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Don't expect immediate upswing in housing market from bailout, warn local analysts

This article first appeared in the St. Louis Beacon: September 8, 2008 -  The slow St. Louis area housing market won't immediately get better -- or worse -- with the federal government's takeover of troubled mortgage giants Fannie Mae and Freddie Mac, but more loan money could eventually become available, say local analysts.

"In terms of a trickle-down effect, I don't think you'll see anything immediate. It will take several months for it to work its way through,'' said Robert Cropf, chairman of the Department of Public Policy Studies at St. Louis University. On the other hand, the news prompted a welcome rally on Wall Street Monday, as well as in the European and Asian financial markets.

On Sunday, Treasury Secretary Henry Paulson announced the bailout. Under its terms, the chief executives of both Fannie Mae and Freddie Mac will be replaced, and the Treasury Department promises to invest up to $100 billion in each company to tide each over. The Treasury Department will also get senior preferred stock in exchange. 

Cropf said the the government had no choice but to take steps now to stabilize the financial market, which has been brutalized by credit losses -- or face more dire consequences later. The government intervention -- perhaps the largest in the nation's history -- is incredibly complex, but Cropf said taxpayers will understand the bottom line: They will be shouldering the cost, which is as yet unknown, but could be in the billions. The takeover could also prove costly to shareholders of the two mortgage lenders, including banks, insurance companies and other large investors, should the stock be devalued.

Juli Niemann, an analyst with Smith, More and Co., a financial services firm, said the takeover clears away a cloud of uncertainty hanging over the financial markets and may encourage banks to begin lending money again, and at lower interest rates.

"And, maybe, because of lower mortgage rates, we'll have some buyers again,'' Niemann said. "If you take all of this together, you may have just put a floor under the housing industry. Of course, that is being very optimistic.''

Niemann said the action serves as a transition solution that won't stop the financial bleeding of mortgage insurers who are paying dearly for loan defaults that have crippled the industry. And, she said, a lot of anxiety remains in the financial markets because other negative economic factors -- such as job loss and rising fuel costs -- aren't going away.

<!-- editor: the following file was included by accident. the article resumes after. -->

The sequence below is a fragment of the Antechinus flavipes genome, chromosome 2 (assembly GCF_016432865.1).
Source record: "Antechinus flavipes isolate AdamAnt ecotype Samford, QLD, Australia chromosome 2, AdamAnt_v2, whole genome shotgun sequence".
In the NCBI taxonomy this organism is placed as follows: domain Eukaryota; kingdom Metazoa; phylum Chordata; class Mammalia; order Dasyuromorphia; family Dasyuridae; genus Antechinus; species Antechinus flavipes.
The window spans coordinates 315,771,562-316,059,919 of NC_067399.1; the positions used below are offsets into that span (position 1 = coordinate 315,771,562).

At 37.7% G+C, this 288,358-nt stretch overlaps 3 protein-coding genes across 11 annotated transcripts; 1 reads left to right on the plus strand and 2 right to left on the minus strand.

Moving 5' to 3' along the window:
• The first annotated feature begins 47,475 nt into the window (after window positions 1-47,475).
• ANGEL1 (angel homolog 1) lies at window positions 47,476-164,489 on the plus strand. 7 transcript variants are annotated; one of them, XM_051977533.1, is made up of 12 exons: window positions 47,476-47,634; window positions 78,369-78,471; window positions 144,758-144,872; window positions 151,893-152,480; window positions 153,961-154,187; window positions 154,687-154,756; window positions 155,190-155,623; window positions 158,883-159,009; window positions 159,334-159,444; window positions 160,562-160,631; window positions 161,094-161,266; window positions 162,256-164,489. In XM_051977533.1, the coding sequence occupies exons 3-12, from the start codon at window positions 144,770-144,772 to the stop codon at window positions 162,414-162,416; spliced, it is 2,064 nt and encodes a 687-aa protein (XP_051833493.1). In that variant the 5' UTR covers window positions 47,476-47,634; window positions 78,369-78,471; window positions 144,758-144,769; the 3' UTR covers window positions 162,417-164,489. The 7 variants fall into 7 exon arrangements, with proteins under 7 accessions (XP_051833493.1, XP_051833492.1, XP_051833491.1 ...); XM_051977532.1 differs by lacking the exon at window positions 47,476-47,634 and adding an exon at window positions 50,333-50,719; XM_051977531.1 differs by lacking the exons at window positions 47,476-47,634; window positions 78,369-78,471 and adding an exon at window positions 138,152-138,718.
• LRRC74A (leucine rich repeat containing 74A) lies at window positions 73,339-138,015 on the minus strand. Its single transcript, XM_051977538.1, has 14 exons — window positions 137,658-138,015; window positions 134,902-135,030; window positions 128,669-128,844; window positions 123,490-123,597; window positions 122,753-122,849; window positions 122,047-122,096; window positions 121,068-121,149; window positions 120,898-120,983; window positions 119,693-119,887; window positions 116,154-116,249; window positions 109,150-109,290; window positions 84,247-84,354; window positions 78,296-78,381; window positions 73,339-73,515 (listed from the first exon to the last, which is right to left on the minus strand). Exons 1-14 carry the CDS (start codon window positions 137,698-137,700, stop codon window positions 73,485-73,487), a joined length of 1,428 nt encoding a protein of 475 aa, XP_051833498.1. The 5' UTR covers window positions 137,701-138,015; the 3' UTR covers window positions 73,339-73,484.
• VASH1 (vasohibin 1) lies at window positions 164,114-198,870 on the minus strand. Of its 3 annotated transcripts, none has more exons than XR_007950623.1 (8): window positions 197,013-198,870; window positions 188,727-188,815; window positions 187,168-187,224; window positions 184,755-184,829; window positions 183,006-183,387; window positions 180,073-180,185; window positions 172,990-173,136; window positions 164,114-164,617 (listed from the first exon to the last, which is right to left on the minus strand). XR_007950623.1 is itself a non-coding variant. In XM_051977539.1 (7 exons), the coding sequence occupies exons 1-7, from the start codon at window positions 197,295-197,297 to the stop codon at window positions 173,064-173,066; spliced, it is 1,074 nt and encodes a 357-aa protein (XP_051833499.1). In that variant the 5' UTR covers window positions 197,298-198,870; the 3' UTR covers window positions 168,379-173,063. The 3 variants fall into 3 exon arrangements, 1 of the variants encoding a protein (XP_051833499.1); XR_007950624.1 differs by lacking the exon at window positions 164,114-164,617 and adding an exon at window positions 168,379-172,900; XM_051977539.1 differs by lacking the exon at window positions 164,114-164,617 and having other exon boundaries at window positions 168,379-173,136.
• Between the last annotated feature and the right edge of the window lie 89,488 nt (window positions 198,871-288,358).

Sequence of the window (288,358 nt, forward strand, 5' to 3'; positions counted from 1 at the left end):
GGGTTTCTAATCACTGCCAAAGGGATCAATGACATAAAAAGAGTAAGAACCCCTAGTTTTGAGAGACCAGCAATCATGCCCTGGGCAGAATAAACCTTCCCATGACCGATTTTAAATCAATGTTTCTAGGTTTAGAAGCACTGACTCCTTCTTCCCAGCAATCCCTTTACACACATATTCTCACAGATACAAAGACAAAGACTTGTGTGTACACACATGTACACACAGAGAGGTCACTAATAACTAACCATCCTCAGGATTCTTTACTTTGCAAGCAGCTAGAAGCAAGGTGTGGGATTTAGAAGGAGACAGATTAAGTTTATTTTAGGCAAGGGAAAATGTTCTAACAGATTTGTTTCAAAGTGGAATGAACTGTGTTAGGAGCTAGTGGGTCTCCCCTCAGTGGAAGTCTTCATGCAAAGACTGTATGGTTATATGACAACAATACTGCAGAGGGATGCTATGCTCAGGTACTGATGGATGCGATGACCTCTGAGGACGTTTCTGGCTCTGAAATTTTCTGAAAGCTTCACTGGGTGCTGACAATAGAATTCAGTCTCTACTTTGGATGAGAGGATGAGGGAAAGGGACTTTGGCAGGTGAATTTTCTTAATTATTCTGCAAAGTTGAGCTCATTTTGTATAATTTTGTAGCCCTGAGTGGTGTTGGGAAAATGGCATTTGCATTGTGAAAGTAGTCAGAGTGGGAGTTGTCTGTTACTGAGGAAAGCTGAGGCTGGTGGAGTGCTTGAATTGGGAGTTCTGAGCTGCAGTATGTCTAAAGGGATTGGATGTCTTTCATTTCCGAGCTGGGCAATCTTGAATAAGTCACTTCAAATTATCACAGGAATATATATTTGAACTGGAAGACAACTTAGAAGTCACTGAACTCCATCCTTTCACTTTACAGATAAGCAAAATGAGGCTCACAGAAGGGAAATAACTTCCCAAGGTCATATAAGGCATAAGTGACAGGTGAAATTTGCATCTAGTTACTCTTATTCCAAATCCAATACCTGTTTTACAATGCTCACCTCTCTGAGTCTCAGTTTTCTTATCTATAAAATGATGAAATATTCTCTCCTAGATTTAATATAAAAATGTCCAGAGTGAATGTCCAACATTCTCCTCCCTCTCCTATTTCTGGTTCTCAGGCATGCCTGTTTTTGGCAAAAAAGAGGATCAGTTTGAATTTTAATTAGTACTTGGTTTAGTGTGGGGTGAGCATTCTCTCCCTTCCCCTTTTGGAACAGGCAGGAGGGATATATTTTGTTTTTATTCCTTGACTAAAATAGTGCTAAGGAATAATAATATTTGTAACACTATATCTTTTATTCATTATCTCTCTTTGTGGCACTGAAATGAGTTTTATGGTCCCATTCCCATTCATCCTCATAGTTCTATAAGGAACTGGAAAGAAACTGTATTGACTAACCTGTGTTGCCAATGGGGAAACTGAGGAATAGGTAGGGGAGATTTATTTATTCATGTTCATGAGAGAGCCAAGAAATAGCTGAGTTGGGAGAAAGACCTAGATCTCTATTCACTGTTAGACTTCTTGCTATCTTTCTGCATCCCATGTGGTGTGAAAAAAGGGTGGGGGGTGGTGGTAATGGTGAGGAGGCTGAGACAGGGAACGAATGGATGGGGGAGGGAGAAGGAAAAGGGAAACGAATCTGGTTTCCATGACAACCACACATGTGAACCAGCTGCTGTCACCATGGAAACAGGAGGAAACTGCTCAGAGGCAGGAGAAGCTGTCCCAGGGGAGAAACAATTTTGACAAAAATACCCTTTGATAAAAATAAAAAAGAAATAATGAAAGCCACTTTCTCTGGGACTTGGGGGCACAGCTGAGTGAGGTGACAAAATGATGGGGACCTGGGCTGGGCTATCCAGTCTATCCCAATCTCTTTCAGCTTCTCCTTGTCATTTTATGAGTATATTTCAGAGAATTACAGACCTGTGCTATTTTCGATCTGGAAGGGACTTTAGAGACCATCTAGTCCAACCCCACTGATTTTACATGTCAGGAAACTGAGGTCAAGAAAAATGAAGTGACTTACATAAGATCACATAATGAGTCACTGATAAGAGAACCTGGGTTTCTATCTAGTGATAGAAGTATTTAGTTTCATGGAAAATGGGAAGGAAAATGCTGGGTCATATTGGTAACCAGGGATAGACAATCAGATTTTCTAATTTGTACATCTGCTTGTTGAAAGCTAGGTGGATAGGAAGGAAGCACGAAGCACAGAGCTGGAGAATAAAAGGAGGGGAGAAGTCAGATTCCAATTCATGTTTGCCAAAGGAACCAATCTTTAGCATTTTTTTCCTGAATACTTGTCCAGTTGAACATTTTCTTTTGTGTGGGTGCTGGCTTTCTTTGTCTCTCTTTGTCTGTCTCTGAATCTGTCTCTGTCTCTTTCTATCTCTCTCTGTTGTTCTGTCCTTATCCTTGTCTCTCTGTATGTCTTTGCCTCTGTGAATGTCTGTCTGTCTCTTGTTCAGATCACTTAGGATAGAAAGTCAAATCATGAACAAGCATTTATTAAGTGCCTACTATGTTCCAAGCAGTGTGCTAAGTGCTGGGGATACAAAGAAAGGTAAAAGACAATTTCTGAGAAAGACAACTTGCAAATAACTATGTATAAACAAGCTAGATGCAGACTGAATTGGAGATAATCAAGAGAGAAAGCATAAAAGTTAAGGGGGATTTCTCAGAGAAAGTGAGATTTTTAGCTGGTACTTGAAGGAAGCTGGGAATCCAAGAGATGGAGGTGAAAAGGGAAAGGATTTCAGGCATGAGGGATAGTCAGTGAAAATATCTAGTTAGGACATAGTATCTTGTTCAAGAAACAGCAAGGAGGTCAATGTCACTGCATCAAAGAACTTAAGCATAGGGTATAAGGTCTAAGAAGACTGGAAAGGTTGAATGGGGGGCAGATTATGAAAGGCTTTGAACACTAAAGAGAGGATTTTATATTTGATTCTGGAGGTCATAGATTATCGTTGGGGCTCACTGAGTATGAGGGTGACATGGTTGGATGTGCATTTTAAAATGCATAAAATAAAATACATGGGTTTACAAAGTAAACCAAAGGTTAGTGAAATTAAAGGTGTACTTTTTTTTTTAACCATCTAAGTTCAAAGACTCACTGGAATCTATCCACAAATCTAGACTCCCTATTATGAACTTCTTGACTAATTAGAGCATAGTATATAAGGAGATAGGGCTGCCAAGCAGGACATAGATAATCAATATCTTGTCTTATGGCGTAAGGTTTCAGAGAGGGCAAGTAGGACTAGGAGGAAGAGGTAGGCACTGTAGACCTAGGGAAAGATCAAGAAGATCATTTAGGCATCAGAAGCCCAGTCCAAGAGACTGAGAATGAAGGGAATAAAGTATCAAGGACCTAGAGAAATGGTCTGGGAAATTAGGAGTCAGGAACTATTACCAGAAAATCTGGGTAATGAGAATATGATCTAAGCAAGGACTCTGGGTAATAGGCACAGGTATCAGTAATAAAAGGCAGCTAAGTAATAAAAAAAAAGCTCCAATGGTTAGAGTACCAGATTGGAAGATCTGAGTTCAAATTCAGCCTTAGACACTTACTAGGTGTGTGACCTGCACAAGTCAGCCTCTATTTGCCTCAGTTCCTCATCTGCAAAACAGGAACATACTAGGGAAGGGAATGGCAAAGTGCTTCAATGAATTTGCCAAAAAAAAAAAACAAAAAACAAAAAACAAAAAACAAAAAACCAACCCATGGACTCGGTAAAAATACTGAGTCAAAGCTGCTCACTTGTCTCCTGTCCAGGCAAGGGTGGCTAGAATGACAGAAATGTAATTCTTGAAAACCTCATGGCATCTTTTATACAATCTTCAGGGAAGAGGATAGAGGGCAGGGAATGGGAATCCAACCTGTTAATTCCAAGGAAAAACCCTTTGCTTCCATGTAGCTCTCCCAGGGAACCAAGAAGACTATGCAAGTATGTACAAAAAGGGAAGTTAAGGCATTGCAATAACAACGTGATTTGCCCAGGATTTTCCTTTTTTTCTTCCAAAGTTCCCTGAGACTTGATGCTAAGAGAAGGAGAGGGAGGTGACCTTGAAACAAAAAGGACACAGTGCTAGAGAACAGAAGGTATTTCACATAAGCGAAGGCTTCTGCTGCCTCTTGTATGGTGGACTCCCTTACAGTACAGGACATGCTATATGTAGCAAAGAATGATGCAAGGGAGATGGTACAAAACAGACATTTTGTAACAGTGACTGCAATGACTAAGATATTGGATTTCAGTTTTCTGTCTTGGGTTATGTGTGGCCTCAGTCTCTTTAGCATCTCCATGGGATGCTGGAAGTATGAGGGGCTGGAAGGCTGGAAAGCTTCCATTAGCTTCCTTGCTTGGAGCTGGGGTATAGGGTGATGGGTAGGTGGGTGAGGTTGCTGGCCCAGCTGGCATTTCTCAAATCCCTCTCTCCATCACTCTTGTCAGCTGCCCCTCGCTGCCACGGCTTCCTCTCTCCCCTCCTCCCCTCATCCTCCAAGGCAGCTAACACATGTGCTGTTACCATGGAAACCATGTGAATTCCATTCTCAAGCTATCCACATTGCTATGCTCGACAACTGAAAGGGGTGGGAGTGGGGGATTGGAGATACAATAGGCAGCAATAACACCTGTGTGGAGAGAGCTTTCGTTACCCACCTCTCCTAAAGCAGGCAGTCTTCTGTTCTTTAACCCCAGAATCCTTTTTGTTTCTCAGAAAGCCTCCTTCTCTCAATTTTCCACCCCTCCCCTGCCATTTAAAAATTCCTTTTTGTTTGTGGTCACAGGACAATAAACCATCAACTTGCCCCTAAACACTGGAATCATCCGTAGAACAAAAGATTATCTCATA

"No one's out of the woods yet. This is a transition solution that simply buys time,'' she said.

St. Louis Realtor Christa Mulchek said she's hoping that "something will shake buyers out of the trees," but she doesn't expect it to happen overnight.

"As far as the phone ringing off the hook because of this announcement -- that's not going to happen,'' said Mulchek, a broker and agent with Prudential Select. "I don't think the average home buyer even understands what Fannie Mae and Freddie Mac mean.''

Mulchek said the action was needed by lenders and will ultimately help the loan market. But, she said, first-time home buyers, in particular, are not taking advantage of favorable market conditions.

"We have a large inventory of first-time buyer priced homes, but we're not even seeing lookers,'' Mulchek said.

Low home prices, a loan interest rate hovering at about 6.5 percent and a $7,500 tax credit for first-time buyers that was included in the housing assistance legislation signed by President George W. Bush in July make this a good time to buy a house, Mulchek said. But potential buyers are wary of the housing market because of all of the negative news associated with the mortgage crisis, and many are saddled with student loans, credit card debt and the rising cost of living.

Eric Madkins, director of housing and foreclosure intervention for the Urban League of Metropolitan St. Louis, hopes that the intervention stabilizes the hurting housing market.

"The devastation of the market is making it extremely difficult to make new loans, due to the current credit crunch. The faster these entities strengthen, the better for everyone -- existing homeowners, investors and new borrowers."

Mary Delach Leonard is a veteran journalist who joined the St. Louis Beacon staff in April 2008 after a 17-year career at the St. Louis Post-Dispatch, where she was a reporter and an editor in the features section. Her work has been cited for awards by the Missouri Associated Press Managing Editors, the Missouri Press Association and the Illinois Press Association. In 2010, the Bar Association of Metropolitan St. Louis honored her with a Spirit of Justice Award in recognition of her work on the housing crisis. Leonard began her newspaper career at the Belleville News-Democrat after earning a degree in mass communications from Southern Illinois University-Edwardsville, where she now serves as an adjunct faculty member. She is partial to pomeranians and Cardinals.

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